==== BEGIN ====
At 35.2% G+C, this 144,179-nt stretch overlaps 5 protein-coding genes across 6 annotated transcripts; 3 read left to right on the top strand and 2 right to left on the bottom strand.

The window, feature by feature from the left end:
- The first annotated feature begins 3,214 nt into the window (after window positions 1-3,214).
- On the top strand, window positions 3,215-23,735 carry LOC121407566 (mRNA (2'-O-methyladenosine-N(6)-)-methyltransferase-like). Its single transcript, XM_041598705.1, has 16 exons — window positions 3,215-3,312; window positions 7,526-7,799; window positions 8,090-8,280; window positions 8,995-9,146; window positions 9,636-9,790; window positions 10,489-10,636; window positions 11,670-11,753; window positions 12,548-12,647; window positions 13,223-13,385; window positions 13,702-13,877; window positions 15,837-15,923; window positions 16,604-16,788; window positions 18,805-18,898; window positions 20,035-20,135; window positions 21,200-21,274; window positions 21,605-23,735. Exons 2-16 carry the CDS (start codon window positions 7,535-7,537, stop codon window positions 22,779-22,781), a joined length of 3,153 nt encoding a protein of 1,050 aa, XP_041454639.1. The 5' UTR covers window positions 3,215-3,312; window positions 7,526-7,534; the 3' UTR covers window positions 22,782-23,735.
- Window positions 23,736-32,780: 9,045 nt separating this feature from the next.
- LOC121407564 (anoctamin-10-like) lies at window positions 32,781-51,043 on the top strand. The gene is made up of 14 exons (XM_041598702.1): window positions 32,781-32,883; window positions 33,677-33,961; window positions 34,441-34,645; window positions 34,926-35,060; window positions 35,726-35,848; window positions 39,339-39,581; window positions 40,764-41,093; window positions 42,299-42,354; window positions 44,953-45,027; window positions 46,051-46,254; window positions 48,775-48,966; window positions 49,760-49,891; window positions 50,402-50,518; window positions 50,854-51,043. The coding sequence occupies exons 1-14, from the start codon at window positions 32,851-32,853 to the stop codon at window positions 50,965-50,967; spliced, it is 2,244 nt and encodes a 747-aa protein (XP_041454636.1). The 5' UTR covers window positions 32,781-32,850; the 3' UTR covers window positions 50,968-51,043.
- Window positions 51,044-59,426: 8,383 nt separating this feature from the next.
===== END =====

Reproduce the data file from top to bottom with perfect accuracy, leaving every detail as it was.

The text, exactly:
At 35.2% G+C, this 144,179-nt stretch overlaps 5 protein-coding genes across 6 annotated transcripts; 3 read left to right on the top strand and 2 right to left on the bottom strand.

The window, feature by feature from the left end:
- The first annotated feature begins 3,214 nt into the window (after window positions 1-3,214).
- On the top strand, window positions 3,215-23,735 carry LOC121407566 (mRNA (2'-O-methyladenosine-N(6)-)-methyltransferase-like). Its single transcript, XM_041598705.1, has 16 exons — window positions 3,215-3,312; window positions 7,526-7,799; window positions 8,090-8,280; window positions 8,995-9,146; window positions 9,636-9,790; window positions 10,489-10,636; window positions 11,670-11,753; window positions 12,548-12,647; window positions 13,223-13,385; window positions 13,702-13,877; window positions 15,837-15,923; window positions 16,604-16,788; window positions 18,805-18,898; window positions 20,035-20,135; window positions 21,200-21,274; window positions 21,605-23,735. Exons 2-16 carry the CDS (start codon window positions 7,535-7,537, stop codon window positions 22,779-22,781), a joined length of 3,153 nt encoding a protein of 1,050 aa, XP_041454639.1. The 5' UTR covers window positions 3,215-3,312; window positions 7,526-7,534; the 3' UTR covers window positions 22,782-23,735.
- Window positions 23,736-32,780: 9,045 nt separating this feature from the next.
- LOC121407564 (anoctamin-10-like) lies at window positions 32,781-51,043 on the top strand. The gene is made up of 14 exons (XM_041598702.1): window positions 32,781-32,883; window positions 33,677-33,961; window positions 34,441-34,645; window positions 34,926-35,060; window positions 35,726-35,848; window positions 39,339-39,581; window positions 40,764-41,093; window positions 42,299-42,354; window positions 44,953-45,027; window positions 46,051-46,254; window positions 48,775-48,966; window positions 49,760-49,891; window positions 50,402-50,518; window positions 50,854-51,043. The coding sequence occupies exons 1-14, from the start codon at window positions 32,851-32,853 to the stop codon at window positions 50,965-50,967; spliced, it is 2,244 nt and encodes a 747-aa protein (XP_041454636.1). The 5' UTR covers window positions 32,781-32,850; the 3' UTR covers window positions 50,968-51,043.
- Window positions 51,044-59,426: 8,383 nt separating this feature from the next.